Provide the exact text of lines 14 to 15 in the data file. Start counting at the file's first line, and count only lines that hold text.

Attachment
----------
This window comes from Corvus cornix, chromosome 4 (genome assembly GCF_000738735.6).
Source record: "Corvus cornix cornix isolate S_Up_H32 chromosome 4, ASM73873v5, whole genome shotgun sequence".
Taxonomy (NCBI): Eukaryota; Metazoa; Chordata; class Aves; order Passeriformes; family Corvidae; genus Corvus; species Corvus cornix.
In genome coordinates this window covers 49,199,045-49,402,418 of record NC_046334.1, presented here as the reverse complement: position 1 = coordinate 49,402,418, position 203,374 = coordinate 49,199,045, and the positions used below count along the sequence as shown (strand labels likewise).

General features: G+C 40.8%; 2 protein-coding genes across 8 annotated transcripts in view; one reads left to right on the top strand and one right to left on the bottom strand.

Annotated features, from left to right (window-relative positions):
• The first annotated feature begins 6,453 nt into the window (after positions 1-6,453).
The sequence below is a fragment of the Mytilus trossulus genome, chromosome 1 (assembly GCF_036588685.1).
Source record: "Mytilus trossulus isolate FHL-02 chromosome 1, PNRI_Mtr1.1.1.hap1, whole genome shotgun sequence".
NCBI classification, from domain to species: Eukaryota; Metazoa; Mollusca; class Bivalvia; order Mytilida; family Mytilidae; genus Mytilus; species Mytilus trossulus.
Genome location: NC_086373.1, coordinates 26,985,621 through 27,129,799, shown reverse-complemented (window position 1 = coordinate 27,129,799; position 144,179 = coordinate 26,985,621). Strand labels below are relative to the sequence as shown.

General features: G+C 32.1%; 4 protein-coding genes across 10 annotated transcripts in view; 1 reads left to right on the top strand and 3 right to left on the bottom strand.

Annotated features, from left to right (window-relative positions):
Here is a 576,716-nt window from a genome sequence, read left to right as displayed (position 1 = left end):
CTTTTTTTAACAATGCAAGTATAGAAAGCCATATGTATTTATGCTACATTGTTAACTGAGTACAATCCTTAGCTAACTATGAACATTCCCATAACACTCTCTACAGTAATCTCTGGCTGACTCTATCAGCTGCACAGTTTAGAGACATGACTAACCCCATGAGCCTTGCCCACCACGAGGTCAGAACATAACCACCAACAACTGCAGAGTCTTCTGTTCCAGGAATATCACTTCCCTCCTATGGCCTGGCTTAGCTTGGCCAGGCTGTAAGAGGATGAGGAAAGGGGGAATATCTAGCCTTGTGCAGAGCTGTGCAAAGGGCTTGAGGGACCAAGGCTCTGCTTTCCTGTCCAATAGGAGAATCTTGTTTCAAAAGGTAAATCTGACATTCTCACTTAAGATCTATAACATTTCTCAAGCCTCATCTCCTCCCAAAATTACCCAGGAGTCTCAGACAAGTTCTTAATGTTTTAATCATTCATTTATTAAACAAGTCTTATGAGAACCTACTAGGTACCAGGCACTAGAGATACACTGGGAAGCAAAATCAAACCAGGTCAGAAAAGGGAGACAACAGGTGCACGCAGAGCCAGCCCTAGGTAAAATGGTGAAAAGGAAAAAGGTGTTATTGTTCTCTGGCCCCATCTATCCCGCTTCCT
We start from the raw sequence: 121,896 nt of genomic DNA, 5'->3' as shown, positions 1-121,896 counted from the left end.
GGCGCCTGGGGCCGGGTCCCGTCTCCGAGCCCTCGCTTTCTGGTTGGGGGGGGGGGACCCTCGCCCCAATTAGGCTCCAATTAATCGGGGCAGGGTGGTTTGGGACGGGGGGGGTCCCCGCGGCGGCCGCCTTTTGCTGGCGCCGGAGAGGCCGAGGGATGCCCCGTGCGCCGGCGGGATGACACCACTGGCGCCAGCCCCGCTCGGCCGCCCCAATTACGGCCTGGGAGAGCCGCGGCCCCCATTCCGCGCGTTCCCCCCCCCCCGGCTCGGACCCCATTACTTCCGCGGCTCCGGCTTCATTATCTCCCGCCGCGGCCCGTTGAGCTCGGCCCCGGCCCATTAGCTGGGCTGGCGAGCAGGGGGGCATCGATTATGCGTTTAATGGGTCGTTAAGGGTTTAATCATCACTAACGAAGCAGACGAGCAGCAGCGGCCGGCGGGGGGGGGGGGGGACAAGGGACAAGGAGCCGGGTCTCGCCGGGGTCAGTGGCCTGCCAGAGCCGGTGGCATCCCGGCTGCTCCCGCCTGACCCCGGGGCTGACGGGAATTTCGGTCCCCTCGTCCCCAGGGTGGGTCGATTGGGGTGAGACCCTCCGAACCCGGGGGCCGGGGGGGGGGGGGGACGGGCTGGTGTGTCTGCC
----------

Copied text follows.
Here is a 576,716-nt window from a genome sequence, read left to right as displayed (position 1 = left end):
CTTTTTTTAACAATGCAAGTATAGAAAGCCATATGTATTTATGCTACATTGTTAACTGAGTACAATCCTTAGCTAACTATGAACATTCCCATAACACTCTCTACAGTAATCTCTGGCTGACTCTATCAGCTGCACAGTTTAGAGACATGACTAACCCCATGAGCCTTGCCCACCACGAGGTCAGAACATAACCACCAACAACTGCAGAGTCTTCTGTTCCAGGAATATCACTTCCCTCCTATGGCCTGGCTTAGCTTGGCCAGGCTGTAAGAGGATGAGGAAAGGGGGAATATCTAGCCTTGTGCAGAGCTGTGCAAAGGGCTTGAGGGACCAAGGCTCTGCTTTCCTGTCCAATAGGAGAATCTTGTTTCAAAAGGTAAATCTGACATTCTCACTTAAGATCTATAACATTTCTCAAGCCTCATCTCCTCCCAAAATTACCCAGGAGTCTCAGACAAGTTCTTAATGTTTTAATCATTCATTTATTAAACAAGTCTTATGAGAACCTACTAGGTACCAGGCACTAGAGATACACTGGGAAGCAAAATCAAACCAGGTCAGAAAAGGGAGACAACAGGTGCACGCAGAGCCAGCCCTAGGTAAAATGGTGAAAAGGAAAAAGGTGTTATTGTTCTCTGGCCCCATCTATCCCGCTTCCT